On the other hand, if success to us means giving value to other people, then our attaining success is likely to increase our sense of happiness as well.

Let’s return, then, to the chart above labelled, “Perceptions of Success”. The different options here represent alternate ways to think about success. “Being profitable/no financial stress” for some might be just about earning more income. For others, as the wording seems to suggest, it might involve merely the absence of something (stress) that tends to erode happiness.

Several of the other options, however, point in a direction of greater potential meaningfulness. “Doing high-quality work”, for instance, is connected to our sense of contributing something to the world. “Earning the trust of customers”, and “a good workplace culture” both concern the quality of relationships.

Given what we’ve said so far, it is plausible to suggest that those for whom success is more about relationships and contribution will tend to be happier than those more focused on financial matters.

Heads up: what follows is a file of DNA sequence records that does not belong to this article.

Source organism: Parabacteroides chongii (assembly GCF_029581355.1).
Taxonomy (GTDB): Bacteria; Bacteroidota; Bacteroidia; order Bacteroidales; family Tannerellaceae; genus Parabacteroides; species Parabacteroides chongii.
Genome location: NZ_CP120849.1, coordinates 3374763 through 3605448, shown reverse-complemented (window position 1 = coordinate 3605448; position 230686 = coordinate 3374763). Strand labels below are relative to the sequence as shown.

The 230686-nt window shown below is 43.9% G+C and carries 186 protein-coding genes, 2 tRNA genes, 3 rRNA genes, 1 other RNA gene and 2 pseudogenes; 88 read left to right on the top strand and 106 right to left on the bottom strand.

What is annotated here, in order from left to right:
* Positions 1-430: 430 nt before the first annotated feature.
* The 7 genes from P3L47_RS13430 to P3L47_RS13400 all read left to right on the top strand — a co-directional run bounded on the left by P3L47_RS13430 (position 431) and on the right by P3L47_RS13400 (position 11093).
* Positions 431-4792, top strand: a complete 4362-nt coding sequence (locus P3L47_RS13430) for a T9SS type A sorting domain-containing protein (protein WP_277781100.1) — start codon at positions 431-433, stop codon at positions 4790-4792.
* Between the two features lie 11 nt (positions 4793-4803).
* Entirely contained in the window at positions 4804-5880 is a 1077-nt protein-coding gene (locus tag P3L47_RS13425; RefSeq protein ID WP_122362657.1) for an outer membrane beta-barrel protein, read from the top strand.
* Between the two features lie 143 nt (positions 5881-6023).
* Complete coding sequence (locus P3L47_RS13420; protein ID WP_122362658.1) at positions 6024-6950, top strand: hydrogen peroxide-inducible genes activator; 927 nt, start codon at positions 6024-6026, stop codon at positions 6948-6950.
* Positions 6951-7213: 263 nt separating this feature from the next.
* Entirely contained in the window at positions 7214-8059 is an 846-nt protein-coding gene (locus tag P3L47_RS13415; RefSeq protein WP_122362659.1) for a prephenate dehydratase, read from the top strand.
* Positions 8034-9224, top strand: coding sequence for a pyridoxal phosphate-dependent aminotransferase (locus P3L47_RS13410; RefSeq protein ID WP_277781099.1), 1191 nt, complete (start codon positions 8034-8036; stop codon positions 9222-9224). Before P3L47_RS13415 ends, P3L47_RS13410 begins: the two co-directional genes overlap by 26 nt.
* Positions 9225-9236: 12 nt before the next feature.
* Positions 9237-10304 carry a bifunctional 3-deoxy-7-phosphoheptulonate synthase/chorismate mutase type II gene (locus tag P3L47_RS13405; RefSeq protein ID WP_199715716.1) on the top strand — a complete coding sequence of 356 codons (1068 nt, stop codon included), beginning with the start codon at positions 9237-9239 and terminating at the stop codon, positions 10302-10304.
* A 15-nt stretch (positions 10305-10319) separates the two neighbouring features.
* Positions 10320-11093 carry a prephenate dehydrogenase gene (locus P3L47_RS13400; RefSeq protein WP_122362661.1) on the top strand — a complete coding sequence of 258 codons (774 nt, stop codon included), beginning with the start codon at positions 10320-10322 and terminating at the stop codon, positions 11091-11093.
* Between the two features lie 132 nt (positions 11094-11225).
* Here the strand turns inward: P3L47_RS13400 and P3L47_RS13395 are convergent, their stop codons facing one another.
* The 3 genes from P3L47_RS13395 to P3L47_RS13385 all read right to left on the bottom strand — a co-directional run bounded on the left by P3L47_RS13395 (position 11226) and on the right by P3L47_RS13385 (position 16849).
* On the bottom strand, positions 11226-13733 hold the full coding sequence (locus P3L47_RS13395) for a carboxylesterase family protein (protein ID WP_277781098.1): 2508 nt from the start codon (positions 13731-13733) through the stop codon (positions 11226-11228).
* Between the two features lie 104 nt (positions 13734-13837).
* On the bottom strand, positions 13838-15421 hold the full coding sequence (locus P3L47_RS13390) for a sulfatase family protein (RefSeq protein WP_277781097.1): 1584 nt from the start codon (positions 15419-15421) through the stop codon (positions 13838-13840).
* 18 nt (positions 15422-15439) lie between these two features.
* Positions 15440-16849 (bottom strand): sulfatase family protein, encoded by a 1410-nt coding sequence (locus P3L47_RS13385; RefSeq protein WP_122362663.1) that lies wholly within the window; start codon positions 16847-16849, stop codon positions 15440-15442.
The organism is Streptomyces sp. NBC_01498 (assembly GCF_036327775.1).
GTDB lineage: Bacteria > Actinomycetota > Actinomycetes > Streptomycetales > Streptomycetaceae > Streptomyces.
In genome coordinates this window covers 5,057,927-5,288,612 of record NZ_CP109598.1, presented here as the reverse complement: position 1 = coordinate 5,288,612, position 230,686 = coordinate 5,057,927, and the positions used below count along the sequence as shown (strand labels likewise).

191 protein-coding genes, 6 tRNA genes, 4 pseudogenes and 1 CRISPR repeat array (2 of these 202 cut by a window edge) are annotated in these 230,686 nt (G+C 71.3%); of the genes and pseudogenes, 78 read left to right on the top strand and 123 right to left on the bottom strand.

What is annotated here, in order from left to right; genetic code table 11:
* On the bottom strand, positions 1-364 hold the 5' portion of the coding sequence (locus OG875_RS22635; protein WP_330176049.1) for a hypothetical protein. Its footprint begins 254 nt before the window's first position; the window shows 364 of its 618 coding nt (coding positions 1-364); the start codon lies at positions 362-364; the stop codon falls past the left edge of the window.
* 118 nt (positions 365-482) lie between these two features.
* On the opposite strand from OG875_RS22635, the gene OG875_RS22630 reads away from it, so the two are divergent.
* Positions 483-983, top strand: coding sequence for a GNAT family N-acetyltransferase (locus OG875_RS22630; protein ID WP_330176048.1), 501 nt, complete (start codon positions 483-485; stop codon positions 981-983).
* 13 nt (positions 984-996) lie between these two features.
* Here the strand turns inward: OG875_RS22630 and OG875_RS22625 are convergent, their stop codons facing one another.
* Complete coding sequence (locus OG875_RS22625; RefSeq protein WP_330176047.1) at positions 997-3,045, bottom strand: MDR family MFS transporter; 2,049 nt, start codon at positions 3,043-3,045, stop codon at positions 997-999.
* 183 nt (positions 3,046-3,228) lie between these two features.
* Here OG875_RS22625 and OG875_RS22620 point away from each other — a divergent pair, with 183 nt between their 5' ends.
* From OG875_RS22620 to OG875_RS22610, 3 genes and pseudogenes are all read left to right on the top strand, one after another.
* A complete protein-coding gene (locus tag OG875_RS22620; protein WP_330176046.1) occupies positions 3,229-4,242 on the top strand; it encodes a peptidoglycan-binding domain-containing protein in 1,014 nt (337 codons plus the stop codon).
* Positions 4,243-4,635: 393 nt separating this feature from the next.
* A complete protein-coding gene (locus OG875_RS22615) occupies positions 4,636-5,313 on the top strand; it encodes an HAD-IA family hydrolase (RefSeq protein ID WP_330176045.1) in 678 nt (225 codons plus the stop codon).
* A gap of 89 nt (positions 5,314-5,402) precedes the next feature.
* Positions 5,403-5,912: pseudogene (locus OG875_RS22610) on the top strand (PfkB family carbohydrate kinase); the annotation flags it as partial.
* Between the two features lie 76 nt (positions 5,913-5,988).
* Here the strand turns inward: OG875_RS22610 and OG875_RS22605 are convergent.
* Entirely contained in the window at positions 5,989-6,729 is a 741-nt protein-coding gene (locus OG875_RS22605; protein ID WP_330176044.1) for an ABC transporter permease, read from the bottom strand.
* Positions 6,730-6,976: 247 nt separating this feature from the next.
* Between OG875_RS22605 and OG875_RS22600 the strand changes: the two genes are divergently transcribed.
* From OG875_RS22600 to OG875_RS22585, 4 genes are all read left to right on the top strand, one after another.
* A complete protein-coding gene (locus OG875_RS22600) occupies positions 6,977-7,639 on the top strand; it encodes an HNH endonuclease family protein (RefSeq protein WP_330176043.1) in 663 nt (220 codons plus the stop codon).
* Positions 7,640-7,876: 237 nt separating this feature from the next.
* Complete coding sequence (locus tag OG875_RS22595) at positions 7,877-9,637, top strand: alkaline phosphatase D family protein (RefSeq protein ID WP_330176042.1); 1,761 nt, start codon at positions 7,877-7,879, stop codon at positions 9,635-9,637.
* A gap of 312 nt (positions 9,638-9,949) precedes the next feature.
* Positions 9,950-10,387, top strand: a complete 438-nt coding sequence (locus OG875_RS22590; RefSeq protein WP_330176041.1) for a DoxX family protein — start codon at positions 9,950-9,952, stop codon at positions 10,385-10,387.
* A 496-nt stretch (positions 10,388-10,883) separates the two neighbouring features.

Can we see any indication in State of the Nation that turnover is connected to what Members have in mind when they think about success?

Turnover and what matters for success

The survey data doesn’t directly answer our question, but there are some intriguing clues that point to a difference between how those with the lowest turnover and those with the highest define success.

One table in the data sorted Members’ perceptions of what success means by their level of felt personal success. (Recall from the data presented above that the higher the annual turnover, the greater the felt level of success reported. This makes good logical sense. If your revenues are low, you’re unlikely to feel very successful.)

This table reveals an interesting difference. Those reporting the lowest levels of success are the most likely to identify “being profitable/no financial stresses” and “being able to pay yourself a steady wage” as markers of success.

On the other hand, those reporting the highest levels of success were most likely to select “customer recommendations/referrals”, “doing high-quality work”, “having lots of repeat customers”, “earning the trust of customers”, and “having a loyal staff”.